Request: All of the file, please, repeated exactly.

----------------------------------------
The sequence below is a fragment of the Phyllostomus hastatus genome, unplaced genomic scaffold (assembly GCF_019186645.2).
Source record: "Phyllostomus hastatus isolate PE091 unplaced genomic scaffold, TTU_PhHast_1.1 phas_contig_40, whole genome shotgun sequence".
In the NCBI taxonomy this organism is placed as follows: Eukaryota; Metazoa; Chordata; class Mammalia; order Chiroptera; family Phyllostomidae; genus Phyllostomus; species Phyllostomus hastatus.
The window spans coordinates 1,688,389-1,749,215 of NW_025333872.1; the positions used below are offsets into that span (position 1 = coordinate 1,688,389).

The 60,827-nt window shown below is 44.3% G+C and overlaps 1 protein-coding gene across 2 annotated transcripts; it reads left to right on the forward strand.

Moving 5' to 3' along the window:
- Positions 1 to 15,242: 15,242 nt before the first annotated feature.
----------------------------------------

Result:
The sequence below is a fragment of the Phyllostomus hastatus genome, unplaced genomic scaffold (assembly GCF_019186645.2).
Source record: "Phyllostomus hastatus isolate PE091 unplaced genomic scaffold, TTU_PhHast_1.1 phas_contig_40, whole genome shotgun sequence".
In the NCBI taxonomy this organism is placed as follows: Eukaryota; Metazoa; Chordata; class Mammalia; order Chiroptera; family Phyllostomidae; genus Phyllostomus; species Phyllostomus hastatus.
The window spans coordinates 1,688,389-1,749,215 of NW_025333872.1; the positions used below are offsets into that span (position 1 = coordinate 1,688,389).

The 60,827-nt window shown below is 44.3% G+C and overlaps 1 protein-coding gene across 2 annotated transcripts; it reads left to right on the forward strand.

Moving 5' to 3' along the window:
- Positions 1 to 15,242: 15,242 nt before the first annotated feature.